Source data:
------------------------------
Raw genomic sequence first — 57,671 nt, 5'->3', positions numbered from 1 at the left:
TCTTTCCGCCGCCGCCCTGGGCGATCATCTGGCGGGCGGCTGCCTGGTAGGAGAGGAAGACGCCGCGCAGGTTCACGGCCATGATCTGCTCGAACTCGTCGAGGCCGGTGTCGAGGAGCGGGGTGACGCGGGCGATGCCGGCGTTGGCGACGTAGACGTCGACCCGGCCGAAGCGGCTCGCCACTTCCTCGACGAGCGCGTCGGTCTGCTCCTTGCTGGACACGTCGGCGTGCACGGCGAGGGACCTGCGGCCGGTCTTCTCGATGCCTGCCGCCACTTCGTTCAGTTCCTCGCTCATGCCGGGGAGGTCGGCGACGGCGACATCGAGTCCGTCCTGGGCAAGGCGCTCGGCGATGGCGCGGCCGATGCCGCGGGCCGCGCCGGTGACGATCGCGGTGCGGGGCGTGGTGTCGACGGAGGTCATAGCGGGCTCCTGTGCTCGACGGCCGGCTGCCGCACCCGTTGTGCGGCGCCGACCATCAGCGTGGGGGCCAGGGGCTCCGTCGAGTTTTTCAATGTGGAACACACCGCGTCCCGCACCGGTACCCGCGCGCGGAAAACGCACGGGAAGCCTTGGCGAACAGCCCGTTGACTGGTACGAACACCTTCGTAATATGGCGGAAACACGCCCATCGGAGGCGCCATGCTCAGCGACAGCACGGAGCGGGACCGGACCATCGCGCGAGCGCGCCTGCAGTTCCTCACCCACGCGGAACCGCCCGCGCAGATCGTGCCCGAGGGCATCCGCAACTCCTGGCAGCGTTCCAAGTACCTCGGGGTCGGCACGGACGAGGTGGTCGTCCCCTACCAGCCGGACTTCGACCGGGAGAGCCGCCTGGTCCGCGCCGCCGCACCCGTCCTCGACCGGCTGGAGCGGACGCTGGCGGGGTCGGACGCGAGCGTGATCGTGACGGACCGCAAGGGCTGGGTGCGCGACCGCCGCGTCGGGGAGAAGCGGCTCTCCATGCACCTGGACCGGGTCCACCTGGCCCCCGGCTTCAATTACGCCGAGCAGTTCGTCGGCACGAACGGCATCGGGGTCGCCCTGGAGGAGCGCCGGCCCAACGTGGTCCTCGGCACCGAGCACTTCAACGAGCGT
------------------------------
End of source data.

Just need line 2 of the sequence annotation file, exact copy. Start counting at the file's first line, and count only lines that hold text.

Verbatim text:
TCTTTCCGCCGCCGCCCTGGGCGATCATCTGGCGGGCGGCTGCCTGGTAGGAGAGGAAGACGCCGCGCAGGTTCACGGCCATGATCTGCTCGAACTCGTCGAGGCCGGTGTCGAGGAGCGGGGTGACGCGGGCGATGCCGGCGTTGGCGACGTAGACGTCGACCCGGCCGAAGCGGCTCGCCACTTCCTCGACGAGCGCGTCGGTCTGCTCCTTGCTGGACACGTCGGCGTGCACGGCGAGGGACCTGCGGCCGGTCTTCTCGATGCCTGCCGCCACTTCGTTCAGTTCCTCGCTCATGCCGGGGAGGTCGGCGACGGCGACATCGAGTCCGTCCTGGGCAAGGCGCTCGGCGATGGCGCGGCCGATGCCGCGGGCCGCGCCGGTGACGATCGCGGTGCGGGGCGTGGTGTCGACGGAGGTCATAGCGGGCTCCTGTGCTCGACGGCCGGCTGCCGCACCCGTTGTGCGGCGCCGACCATCAGCGTGGGGGCCAGGGGCTCCGTCGAGTTTTTCAATGTGGAACACACCGCGTCCCGCACCGGTACCCGCGCGCGGAAAACGCACGGGAAGCCTTGGCGAACAGCCCGTTGACTGGTACGAACACCTTCGTAATATGGCGGAAACACGCCCATCGGAGGCGCCATGCTCAGCGACAGCACGGAGCGGGACCGGACCATCGCGCGAGCGCGCCTGCAGTTCCTCACCCACGCGGAACCGCCCGCGCAGATCGTGCCCGAGGGCATCCGCAACTCCTGGCAGCGTTCCAAGTACCTCGGGGTCGGCACGGACGAGGTGGTCGTCCCCTACCAGCCGGACTTCGACCGGGAGAGCCGCCTGGTCCGCGCCGCCGCACCCGTCCTCGACCGGCTGGAGCGGACGCTGGCGGGGTCGGACGCGAGCGTGATCGTGACGGACCGCAAGGGCTGGGTGCGCGACCGCCGCGTCGGGGAGAAGCGGCTCTCCATGCACCTGGACCGGGTCCACCTGGCCCCCGGCTTCAATTACGCCGAGCAGTTCGTCGGCACGAACGGCATCGGGGTCGCCCTGGAGGAGCGCCGGCCCAACGTGGTCCTCGGCACCGAGCACTTCAACGAGCGT